Paul Mair is a mountain guide(-trainer), expert for alpinism, life and social consultant, geographer, father. This is sometimes a reason why his view of things is always from the most diverse angles. In the interview, he explains the basics of tour planning - in the past and today - and which essential filter we easily forget when it comes to safety on the mountain.
Safety relevant filters before the tour
What are the most important factors in tour planning?
Paul Mair: "I always think in advance about who I'm traveling with What do we want, what can we do, what skills do we have? The answers to these thoughts act as an input filter. Then the tour planning for me is always under the great aspect of information equals safety advantage. This applies to all areas of alpinism, summer and winter, whether climbing, ski touring, off-piste skiing. If I can draw a picture of what the terrain looks like, then I will still always experience surprises out there - for example, if I haven't interpreted something from the map correctly or the local conditions don't match the avalanche situation report one hundred percent - but my brain is already prepared for upcoming decisions."
What are your preferred aids for this?
"In winter, my most important aids for resolving the question marks lurking in the terrain as well as possible are definitely the avalanche situation report, the weather report and/or current weather station data. What is the expected visibility, what is the temperature doing, how much wind or precipitation is there? These are important filters to then select an appropriate tour. Furthermore, of course, then map and guide literature, although this is now strongly reduced to Internet sources. There are ingenious planning tools here that I can use to survey the time and physical demands as well as key points of my tour."
From your perspective, how would you describe the evolution of tour planning: What has changed since you've been out in the mountains?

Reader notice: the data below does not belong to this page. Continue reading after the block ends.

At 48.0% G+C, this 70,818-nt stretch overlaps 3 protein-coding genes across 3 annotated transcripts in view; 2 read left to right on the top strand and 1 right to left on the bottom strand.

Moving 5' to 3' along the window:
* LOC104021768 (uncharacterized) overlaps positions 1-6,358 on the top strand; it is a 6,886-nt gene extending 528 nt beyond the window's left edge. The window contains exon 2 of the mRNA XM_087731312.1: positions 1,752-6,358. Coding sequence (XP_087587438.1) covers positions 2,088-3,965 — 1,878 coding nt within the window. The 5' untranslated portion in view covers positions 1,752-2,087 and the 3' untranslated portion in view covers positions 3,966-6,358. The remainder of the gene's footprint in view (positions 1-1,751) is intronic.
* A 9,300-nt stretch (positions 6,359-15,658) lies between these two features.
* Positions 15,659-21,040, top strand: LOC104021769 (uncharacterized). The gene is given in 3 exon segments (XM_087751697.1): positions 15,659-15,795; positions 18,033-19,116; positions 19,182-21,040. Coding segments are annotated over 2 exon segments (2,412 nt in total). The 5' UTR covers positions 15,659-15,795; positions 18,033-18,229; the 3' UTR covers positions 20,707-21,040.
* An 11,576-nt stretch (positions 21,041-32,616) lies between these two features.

"In the past - let's say 20, 25 years ago - we used to gather around the fax or radio at huts to get information on weather or avalanche situation reports, which of course could never keep up with today's forecast quality. Sometimes there was even a mini TV where we could get information from the teletext, does anyone remember that? Anyway, we relied less on the most accurate hourly forecasts and just tried things out.
But the most serious point from my point of view was also a greater willingness to do without. I take a very critical view of the fact that today something always has to be possible and feasible at any time. It is particularly noticeable to me on ski tours. In the past, there were tours that were basically not done in high winter. Today, exactly these tours are stormed from the first snowfall.
But of course there are still things that technology doesn't take away from us in tour planning. Anyone who thinks they just have to push the blue dot on the digital map between colored areas, that they don't need a view, is simply wrong. If you can't see, you can't see. Especially hazardous areas do not. And the ultimate responsibility still lies with the human being, even despite the variety of ingenious digital aids, from which I see the technologies as both a curse and a blessing."
Do you also notice a change in practical tour planning that could be attributed to climate change?